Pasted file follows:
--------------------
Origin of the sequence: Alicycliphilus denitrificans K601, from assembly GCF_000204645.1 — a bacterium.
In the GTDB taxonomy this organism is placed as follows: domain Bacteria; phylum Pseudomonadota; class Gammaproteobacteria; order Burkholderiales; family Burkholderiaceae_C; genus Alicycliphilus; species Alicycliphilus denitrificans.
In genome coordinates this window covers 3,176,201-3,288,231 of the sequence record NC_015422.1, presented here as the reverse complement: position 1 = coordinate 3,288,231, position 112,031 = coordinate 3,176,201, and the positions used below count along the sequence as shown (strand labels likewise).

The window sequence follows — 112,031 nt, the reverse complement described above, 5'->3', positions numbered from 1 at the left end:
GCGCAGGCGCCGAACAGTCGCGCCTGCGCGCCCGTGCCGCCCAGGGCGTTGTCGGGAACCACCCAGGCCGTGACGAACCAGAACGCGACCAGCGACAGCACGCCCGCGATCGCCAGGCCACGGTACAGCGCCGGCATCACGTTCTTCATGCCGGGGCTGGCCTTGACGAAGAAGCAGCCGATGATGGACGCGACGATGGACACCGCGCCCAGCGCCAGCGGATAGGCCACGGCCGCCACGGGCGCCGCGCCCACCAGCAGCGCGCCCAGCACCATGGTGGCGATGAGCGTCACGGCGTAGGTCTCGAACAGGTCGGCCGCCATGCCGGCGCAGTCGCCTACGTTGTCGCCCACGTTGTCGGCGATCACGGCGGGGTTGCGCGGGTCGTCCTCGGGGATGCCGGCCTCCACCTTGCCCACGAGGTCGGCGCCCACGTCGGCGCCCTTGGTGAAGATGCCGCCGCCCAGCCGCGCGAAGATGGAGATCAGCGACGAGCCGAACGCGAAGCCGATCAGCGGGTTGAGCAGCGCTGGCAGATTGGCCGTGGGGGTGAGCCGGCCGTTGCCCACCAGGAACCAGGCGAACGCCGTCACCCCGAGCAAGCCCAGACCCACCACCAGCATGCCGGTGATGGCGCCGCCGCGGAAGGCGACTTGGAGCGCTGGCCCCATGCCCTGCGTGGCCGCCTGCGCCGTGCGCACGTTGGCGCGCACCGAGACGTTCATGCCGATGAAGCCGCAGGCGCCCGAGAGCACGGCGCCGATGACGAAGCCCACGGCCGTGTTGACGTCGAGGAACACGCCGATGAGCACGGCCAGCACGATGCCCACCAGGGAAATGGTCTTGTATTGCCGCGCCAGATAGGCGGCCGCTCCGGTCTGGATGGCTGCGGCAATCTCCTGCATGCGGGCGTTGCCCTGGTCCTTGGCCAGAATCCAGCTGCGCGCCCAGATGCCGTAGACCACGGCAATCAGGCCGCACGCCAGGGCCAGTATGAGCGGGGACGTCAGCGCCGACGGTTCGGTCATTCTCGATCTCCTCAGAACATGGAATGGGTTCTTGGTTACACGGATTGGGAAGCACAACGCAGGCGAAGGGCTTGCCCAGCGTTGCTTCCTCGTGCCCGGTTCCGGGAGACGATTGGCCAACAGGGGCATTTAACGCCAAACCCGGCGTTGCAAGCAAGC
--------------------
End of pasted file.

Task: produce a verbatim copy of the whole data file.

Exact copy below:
Origin of the sequence: Alicycliphilus denitrificans K601, from assembly GCF_000204645.1 — a bacterium.
In the GTDB taxonomy this organism is placed as follows: domain Bacteria; phylum Pseudomonadota; class Gammaproteobacteria; order Burkholderiales; family Burkholderiaceae_C; genus Alicycliphilus; species Alicycliphilus denitrificans.
In genome coordinates this window covers 3,176,201-3,288,231 of the sequence record NC_015422.1, presented here as the reverse complement: position 1 = coordinate 3,288,231, position 112,031 = coordinate 3,176,201, and the positions used below count along the sequence as shown (strand labels likewise).

The window sequence follows — 112,031 nt, the reverse complement described above, 5'->3', positions numbered from 1 at the left end:
GCGCAGGCGCCGAACAGTCGCGCCTGCGCGCCCGTGCCGCCCAGGGCGTTGTCGGGAACCACCCAGGCCGTGACGAACCAGAACGCGACCAGCGACAGCACGCCCGCGATCGCCAGGCCACGGTACAGCGCCGGCATCACGTTCTTCATGCCGGGGCTGGCCTTGACGAAGAAGCAGCCGATGATGGACGCGACGATGGACACCGCGCCCAGCGCCAGCGGATAGGCCACGGCCGCCACGGGCGCCGCGCCCACCAGCAGCGCGCCCAGCACCATGGTGGCGATGAGCGTCACGGCGTAGGTCTCGAACAGGTCGGCCGCCATGCCGGCGCAGTCGCCTACGTTGTCGCCCACGTTGTCGGCGATCACGGCGGGGTTGCGCGGGTCGTCCTCGGGGATGCCGGCCTCCACCTTGCCCACGAGGTCGGCGCCCACGTCGGCGCCCTTGGTGAAGATGCCGCCGCCCAGCCGCGCGAAGATGGAGATCAGCGACGAGCCGAACGCGAAGCCGATCAGCGGGTTGAGCAGCGCTGGCAGATTGGCCGTGGGGGTGAGCCGGCCGTTGCCCACCAGGAACCAGGCGAACGCCGTCACCCCGAGCAAGCCCAGACCCACCACCAGCATGCCGGTGATGGCGCCGCCGCGGAAGGCGACTTGGAGCGCTGGCCCCATGCCCTGCGTGGCCGCCTGCGCCGTGCGCACGTTGGCGCGCACCGAGACGTTCATGCCGATGAAGCCGCAGGCGCCCGAGAGCACGGCGCCGATGACGAAGCCCACGGCCGTGTTGACGTCGAGGAACACGCCGATGAGCACGGCCAGCACGATGCCCACCAGGGAAATGGTCTTGTATTGCCGCGCCAGATAGGCGGCCGCTCCGGTCTGGATGGCTGCGGCAATCTCCTGCATGCGGGCGTTGCCCTGGTCCTTGGCCAGAATCCAGCTGCGCGCCCAGATGCCGTAGACCACGGCAATCAGGCCGCACGCCAGGGCCAGTATGAGCGGGGACGTCAGCGCCGACGGTTCGGTCATTCTCGATCTCCTCAGAACATGGAATGGGTTCTTGGTTACACGGATTGGGAAGCACAACGCAGGCGAAGGGCTTGCCCAGCGTTGCTTCCTCGTGCCCGGTTCCGGGAGACGATTGGCCAACAGGGGCATTTAACGCCAAACCCGGCGTTGCAAGCAAGC